COLUMBUS, Ohio — More than 40 individual human trafficking lawsuits have been filed against hotel companies through attorney Steven Babin and his law firm, Babin Law.
"This is one of the most horrendous things that's happening in today's you know daily world that we have going on,” Babin said.
Babin said Ohio is the 4th largest state in the country for human trafficking and more than 95% of it happens in hotels.
"It's a problem that's been in the hospitality industry forever,” Babin said.
The lawsuits have been filed against major hotel companies including Wyndham Hotels and Resorts, Red Roof Inns, and Choice Hotels International for allowing trafficking to occur on their property and profiting from human trafficking.
"You're not allowed to make money from trafficking ventures, and they're clearly participating in a venture by making money off of every room that's rented,” Babin said.
Babin said his firm filed the first case in the country against a hotel for human trafficking in 2019 under a statute known as the Trafficking Victims Protection Act. Since then, he said they’ve filed other cases in different parts of the country with most of them being in the state of Ohio.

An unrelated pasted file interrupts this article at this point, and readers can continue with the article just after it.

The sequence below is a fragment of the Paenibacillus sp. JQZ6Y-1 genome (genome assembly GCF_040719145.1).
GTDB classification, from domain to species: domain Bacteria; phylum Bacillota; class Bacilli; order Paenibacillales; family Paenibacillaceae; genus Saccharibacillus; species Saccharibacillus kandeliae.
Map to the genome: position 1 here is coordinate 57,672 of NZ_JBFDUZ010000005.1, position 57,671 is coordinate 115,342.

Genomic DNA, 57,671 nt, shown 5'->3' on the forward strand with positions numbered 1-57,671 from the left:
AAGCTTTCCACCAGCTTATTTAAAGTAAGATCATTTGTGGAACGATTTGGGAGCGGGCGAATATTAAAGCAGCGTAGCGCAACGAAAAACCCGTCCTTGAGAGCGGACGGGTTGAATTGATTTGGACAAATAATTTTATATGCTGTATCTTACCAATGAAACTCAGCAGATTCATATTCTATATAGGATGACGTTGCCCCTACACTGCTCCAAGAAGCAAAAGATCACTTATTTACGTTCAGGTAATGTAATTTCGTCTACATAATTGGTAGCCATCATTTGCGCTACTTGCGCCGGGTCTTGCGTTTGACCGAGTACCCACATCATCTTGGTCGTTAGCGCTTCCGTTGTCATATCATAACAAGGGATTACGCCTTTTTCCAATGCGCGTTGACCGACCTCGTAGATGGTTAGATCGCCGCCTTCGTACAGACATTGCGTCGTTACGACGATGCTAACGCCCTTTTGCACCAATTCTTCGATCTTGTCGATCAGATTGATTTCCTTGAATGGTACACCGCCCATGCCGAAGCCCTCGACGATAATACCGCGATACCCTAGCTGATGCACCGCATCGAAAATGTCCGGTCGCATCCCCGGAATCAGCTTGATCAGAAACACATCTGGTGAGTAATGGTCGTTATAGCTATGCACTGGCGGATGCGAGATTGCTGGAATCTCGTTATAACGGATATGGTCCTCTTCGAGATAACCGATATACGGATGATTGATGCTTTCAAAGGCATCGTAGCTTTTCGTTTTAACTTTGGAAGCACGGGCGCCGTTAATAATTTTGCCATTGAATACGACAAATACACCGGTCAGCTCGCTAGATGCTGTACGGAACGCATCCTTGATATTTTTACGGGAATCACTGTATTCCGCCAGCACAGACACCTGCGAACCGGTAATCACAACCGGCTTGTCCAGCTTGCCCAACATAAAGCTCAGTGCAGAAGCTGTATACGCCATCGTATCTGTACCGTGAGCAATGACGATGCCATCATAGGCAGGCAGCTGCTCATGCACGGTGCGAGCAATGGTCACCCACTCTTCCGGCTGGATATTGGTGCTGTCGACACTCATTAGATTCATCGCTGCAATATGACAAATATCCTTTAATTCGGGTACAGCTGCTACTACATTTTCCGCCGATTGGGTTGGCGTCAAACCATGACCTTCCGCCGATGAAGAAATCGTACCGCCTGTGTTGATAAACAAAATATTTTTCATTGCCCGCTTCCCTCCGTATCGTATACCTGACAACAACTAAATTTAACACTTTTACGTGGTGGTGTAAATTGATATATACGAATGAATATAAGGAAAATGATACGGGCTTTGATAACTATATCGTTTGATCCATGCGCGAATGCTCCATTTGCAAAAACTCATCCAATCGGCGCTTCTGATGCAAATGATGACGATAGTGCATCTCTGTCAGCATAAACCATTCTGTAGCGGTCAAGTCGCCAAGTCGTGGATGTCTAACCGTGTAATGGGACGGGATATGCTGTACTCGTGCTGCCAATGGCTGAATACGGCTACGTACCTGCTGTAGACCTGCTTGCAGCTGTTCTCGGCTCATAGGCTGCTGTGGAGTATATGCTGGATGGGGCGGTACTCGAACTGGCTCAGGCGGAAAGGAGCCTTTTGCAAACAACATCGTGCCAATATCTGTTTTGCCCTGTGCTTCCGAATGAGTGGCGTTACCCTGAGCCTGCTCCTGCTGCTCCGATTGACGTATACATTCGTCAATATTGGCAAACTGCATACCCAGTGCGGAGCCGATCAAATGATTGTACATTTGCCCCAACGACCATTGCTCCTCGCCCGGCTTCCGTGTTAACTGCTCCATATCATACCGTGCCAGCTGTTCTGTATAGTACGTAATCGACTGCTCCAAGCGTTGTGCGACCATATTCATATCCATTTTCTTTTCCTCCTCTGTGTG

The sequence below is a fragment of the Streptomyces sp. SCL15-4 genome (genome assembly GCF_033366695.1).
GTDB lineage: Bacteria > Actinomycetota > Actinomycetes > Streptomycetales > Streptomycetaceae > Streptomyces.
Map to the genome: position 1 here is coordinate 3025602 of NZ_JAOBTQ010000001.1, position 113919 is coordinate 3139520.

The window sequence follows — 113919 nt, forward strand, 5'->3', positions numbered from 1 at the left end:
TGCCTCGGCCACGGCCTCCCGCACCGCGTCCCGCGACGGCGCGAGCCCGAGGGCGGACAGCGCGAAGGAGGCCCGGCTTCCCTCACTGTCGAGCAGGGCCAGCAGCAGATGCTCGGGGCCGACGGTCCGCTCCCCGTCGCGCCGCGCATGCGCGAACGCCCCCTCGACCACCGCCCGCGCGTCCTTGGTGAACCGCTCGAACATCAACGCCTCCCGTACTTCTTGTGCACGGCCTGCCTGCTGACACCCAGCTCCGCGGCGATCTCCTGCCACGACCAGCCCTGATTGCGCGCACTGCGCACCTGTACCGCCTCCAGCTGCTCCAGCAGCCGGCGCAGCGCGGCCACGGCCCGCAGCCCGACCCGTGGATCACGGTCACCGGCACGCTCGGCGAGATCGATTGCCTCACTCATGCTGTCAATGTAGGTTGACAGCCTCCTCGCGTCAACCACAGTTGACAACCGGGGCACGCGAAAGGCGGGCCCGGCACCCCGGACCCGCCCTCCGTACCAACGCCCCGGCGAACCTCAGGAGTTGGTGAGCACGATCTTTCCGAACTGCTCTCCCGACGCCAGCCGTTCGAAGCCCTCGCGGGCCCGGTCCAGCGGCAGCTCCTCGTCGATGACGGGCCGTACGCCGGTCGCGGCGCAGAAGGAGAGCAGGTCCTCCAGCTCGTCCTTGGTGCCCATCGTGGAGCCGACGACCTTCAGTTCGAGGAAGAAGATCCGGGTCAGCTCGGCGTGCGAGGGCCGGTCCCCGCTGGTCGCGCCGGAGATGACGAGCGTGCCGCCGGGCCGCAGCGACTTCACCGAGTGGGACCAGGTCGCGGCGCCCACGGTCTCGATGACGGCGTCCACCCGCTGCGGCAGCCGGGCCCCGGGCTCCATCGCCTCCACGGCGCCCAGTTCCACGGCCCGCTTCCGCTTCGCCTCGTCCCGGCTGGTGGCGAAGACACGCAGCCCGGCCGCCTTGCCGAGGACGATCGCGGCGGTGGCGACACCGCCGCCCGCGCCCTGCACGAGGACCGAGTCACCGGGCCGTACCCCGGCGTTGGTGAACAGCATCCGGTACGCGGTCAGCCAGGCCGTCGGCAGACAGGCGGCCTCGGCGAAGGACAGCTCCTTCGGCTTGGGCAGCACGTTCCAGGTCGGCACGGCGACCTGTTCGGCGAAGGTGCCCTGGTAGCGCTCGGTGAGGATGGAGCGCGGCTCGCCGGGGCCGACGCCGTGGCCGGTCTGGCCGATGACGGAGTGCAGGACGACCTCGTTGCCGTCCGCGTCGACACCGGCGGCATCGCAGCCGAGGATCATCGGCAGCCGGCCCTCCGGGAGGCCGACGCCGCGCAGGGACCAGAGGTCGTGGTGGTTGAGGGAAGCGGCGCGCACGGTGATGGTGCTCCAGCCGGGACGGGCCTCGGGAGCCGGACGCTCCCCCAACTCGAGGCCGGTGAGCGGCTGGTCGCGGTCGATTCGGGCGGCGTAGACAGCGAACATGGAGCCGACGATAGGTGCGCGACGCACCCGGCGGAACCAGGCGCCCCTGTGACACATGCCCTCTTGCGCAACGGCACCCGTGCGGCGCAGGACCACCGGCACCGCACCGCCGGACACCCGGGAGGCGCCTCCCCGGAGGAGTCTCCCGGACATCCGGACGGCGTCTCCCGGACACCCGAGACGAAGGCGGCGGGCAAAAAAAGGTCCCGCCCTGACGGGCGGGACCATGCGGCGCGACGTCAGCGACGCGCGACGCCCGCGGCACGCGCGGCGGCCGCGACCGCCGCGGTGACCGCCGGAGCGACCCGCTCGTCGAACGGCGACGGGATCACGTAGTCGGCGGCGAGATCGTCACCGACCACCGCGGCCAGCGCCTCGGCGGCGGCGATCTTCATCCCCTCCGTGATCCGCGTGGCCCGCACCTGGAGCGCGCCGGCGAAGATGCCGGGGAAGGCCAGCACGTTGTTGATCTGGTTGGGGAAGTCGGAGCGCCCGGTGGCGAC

"We have horror stories where people were handcuffed to toilets and hotel staff comes in and nobody does anything about it,” Babin said.
We reached out to the hotels for comment and only received a statement from Red Roof inns, stating “The company has nothing to add at this time and would refer you to the court filings.”
Zach Klein, Columbus city attorney, said the city passed a hotel licensing system almost a decade ago when he was a city council member.
"We have the ability to yank the license if there's a significant number of police runs, if there's significant number of violence and crime, if there is evidence of human trafficking that is persistent and not addressed,” Klein said.
Klein said since implementing this system, those numbers have plummeted. He added that he believes the owners, especially at the local level, should be held accountable.
"They're the ears on the ground, they're the eyes on the activity that's happening and they see all of this transpiring right in front of their eyes,” Klein said.
Babin said he hopes the first of the forty cases will go to trial sometime next year.